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Smartphone distribution in Zimbabwe – Whose line is it anyway?

I’ve just been harping on the significance of statistics that only about 15% of mobile phones in Zimbabwe are smartphones. According to POTRAZ, corroborated by previous reports, in excess of 97% of internet subscriptions are via the various mobile devices accessing GPRS, EDGE, 2G, 3G and HSDP.

These smart devices are largely populated in the urban areas where it is trendy to have such applications as WhatsApp and Gmail and where such terms as “Googling” are common language.

The urban population is about 4,8 million and out of the 11 million mobile subscribers, approximately 1,9 million are smartphones. This means only about 40% the urban populace itself have smartphones. Are you now convinced? Regionally Africa has a smartphone penetration of 31% (conducted by Huawei), Nigeria 30% (conducted Lenovo) and Kenya %67 (Human IPO).

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I want to think that smartphone penetration is low in Zimbabwe compared to other states mainly because of affordability of the device itself and that of mobile data.

It is however not necessarily because the devices themselves are expensive but coupled with low disposable income resulting from the current economic situation, most Zimbabwean cannot afford them.

Smartphones at the present moment and the recent years are still being considered as something of a luxury. Even though one can get a reasonably priced Huawei Y220 for $50 or the ZTE V795 for $55 in Econet shops, the Gtel Andy series and the Astro Ibho series at round the same figure, they are not affordable without a credit plan.

Who is dropping the ball?

The responsibility to develop and equip the nation with ICT skills and infrastructure equipment lies within two major stakeholders being the government and private players such as MNOs and device distributors.

While the government played a significant role by removing the duty on imported ICT equipment up to 2014, the resumption of that duty will negatively affect the importation of devices into Zimbabwe, at least formally. The informal sector will continue to flood with smuggled pre-owned devices that pay no duty while the corporates fail to compete through legally imported equipment.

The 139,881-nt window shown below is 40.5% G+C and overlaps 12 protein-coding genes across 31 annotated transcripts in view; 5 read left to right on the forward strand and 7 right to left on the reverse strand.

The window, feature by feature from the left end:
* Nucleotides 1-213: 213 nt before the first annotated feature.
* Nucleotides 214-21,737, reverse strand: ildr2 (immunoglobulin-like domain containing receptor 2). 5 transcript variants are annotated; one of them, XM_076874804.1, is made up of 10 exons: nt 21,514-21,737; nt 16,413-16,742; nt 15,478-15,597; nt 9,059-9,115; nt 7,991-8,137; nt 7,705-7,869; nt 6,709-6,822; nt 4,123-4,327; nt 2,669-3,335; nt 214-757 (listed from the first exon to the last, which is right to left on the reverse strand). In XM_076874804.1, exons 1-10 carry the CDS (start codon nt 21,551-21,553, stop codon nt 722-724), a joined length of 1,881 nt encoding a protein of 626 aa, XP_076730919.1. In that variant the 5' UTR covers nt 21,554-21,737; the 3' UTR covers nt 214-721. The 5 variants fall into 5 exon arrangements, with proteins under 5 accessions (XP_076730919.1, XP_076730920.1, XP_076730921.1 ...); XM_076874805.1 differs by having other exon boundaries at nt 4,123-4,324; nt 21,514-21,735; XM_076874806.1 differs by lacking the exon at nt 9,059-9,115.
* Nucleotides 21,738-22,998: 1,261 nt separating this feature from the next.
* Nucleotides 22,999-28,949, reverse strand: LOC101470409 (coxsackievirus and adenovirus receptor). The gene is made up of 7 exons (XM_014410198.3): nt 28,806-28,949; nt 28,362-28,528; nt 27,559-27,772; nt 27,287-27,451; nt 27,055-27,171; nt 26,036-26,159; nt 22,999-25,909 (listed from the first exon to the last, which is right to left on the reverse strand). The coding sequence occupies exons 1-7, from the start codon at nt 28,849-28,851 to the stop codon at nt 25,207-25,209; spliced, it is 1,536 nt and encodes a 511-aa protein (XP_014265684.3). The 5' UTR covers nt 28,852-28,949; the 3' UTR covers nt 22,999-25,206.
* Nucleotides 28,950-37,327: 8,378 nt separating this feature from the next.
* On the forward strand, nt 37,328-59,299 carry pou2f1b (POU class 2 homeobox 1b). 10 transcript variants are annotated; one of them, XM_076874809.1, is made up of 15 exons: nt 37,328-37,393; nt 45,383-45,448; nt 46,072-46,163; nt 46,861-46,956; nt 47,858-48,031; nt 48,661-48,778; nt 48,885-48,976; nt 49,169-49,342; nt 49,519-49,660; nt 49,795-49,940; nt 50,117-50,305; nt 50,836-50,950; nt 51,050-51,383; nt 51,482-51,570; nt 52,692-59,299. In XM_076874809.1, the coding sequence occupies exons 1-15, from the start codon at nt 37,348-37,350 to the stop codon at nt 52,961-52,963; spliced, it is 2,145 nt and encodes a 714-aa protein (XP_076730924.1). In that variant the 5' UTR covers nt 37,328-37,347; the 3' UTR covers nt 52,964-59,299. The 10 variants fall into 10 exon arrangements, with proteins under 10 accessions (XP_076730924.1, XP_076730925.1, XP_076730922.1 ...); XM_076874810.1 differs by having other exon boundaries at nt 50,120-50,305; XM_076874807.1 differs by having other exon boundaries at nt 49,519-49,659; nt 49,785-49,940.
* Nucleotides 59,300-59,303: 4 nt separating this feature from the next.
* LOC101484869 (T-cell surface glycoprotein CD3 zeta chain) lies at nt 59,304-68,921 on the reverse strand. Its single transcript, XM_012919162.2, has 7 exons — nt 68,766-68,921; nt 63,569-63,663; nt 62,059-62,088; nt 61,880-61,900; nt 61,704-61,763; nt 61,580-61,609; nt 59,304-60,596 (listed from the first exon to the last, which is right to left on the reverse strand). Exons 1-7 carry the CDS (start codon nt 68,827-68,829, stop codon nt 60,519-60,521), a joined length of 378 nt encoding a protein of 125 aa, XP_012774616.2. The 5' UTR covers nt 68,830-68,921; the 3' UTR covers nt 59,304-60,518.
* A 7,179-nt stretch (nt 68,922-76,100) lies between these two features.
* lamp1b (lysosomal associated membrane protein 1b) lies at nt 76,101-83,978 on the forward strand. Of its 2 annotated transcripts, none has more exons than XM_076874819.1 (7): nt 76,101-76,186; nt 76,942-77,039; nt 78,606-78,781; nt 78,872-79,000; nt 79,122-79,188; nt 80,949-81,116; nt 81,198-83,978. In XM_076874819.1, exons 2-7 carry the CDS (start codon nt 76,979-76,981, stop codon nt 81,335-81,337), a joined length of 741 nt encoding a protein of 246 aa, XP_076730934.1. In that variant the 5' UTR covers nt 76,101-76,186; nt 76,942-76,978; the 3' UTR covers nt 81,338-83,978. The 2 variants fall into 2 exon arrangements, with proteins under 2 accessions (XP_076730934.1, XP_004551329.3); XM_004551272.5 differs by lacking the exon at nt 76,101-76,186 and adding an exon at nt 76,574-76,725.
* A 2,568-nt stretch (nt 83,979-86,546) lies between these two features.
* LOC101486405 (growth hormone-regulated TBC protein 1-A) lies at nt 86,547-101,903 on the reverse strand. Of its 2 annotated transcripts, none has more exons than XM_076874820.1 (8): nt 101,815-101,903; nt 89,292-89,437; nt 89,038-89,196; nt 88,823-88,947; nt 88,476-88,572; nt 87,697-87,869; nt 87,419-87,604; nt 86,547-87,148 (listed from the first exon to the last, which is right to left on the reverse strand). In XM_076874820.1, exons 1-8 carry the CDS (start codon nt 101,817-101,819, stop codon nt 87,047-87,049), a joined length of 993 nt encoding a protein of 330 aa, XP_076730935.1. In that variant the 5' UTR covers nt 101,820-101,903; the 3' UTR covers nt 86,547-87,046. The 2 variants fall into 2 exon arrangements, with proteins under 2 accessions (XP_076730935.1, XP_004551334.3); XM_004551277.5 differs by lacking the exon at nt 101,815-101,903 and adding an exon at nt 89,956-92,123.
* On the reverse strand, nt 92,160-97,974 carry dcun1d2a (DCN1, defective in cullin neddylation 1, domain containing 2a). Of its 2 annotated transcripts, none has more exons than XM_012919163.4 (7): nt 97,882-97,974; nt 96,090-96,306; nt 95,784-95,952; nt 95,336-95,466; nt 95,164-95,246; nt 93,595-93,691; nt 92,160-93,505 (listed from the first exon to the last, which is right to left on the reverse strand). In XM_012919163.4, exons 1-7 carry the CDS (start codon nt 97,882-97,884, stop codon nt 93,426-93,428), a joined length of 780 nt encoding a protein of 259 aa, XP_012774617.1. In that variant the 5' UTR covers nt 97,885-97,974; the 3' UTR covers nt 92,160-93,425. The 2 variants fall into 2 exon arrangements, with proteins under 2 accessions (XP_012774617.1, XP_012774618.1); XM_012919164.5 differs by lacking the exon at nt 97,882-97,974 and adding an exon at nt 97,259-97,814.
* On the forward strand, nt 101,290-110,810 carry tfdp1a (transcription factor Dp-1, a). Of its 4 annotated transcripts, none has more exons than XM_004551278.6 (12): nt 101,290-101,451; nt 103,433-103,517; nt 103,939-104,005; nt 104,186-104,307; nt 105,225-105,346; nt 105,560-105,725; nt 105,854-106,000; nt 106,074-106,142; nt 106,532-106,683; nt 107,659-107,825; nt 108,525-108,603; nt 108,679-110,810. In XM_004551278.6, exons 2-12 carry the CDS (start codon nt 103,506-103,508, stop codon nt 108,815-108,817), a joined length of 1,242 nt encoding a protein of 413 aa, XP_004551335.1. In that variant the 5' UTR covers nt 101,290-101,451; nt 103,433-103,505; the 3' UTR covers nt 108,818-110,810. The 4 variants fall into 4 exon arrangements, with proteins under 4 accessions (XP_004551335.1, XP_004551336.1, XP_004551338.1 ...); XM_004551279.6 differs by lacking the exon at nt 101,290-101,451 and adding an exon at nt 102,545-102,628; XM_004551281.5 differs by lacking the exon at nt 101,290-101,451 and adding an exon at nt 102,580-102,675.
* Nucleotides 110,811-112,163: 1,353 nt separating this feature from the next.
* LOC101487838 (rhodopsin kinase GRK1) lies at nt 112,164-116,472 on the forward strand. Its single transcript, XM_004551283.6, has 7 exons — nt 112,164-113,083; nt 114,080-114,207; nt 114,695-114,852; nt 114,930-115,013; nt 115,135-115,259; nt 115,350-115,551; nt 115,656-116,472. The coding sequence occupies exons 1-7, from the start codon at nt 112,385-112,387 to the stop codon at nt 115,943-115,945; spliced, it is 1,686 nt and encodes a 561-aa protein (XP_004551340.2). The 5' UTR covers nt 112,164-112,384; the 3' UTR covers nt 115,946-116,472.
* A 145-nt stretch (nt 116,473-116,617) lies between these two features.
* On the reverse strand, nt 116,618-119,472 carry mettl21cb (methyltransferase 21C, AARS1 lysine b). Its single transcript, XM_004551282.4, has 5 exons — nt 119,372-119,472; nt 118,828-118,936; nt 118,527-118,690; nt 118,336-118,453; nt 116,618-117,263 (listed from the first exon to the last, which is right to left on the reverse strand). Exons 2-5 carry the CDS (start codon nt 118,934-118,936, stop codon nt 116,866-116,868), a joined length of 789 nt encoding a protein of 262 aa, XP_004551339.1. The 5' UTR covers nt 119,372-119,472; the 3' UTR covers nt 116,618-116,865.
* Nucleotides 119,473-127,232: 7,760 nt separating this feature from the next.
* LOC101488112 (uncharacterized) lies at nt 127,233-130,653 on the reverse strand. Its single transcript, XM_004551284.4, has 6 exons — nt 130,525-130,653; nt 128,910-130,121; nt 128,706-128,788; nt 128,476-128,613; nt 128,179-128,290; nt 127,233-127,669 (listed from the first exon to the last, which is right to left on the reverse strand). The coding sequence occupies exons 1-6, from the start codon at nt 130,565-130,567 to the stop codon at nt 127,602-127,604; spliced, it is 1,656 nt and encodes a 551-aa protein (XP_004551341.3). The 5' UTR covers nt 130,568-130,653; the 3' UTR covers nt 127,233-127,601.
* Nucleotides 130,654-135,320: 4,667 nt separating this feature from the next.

GtelThe private distributors are playing their part bringing into Zimbabwe all variety of devices from unknown cheap Chinese and Asian brands to the major manufacturers like Samsung. Gtel, Astro, Baobab, Sync, and unnamed devices which are now commonplace in the Gulf complex. The major challenge with private distributors is that their devices are not as durable and they offer no warranty or device support.

The mobile operators are the largest beneficiaries of the smartphone penetration but they are the weakest links. While they have the opportunity to sell and distribute the highest number of devices, they offer some unrealistic prices.

Econet sells simple entry level smartphones at exorbitant prices like the Samsung Galaxy Music ($150), Samsung Galaxy Young ($160) and Samsung Galaxy Pocket ($112).

While Econet had the right idea to bring back contracts through the Premium packages, they lost it by making the Premium Plus bouquet expensive beyond the reach of many. The basic package gives a subscriber an entry level smartphone for $10 a months over 24 months. They only enjoy 10 minutes Econet-Econet and $2.00 worth of off-net calls and 20MB data. Seriously?

How about a package that simply buys a $50 phone over one year with $5 payments. Not only does this tie a customer to them for a year, but it promotes the use of their various platforms by increasing the number of smartphones in the market. It doesn’t end there, the option to upgrade and topup and so forth ensures that the customer continues to get a deal that hooks them onto a network.

there could be a package that allows a subscriber to trade in their old feature phone for a descent smartphone and pay $7 a month for a year? How about a basic device, WhatsApp and unlimited off peak calls for $8 a month for a year? I seriously think the MNOs can benefit from short term objectives to equip as many Zimbabweans with smartphones with the long term benefits of internet capacity utilisation.

To note of course is that Econet and NetOne have recently taken out huge loans and are not flexible in capex so the ball may have to be passed to Telecel.


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2 thoughts on “Smartphone distribution in Zimbabwe – Whose line is it anyway?

  1. you present a valid argument but why the MNOs do not go that route, we don’t know. I think they are aware but pane kafear

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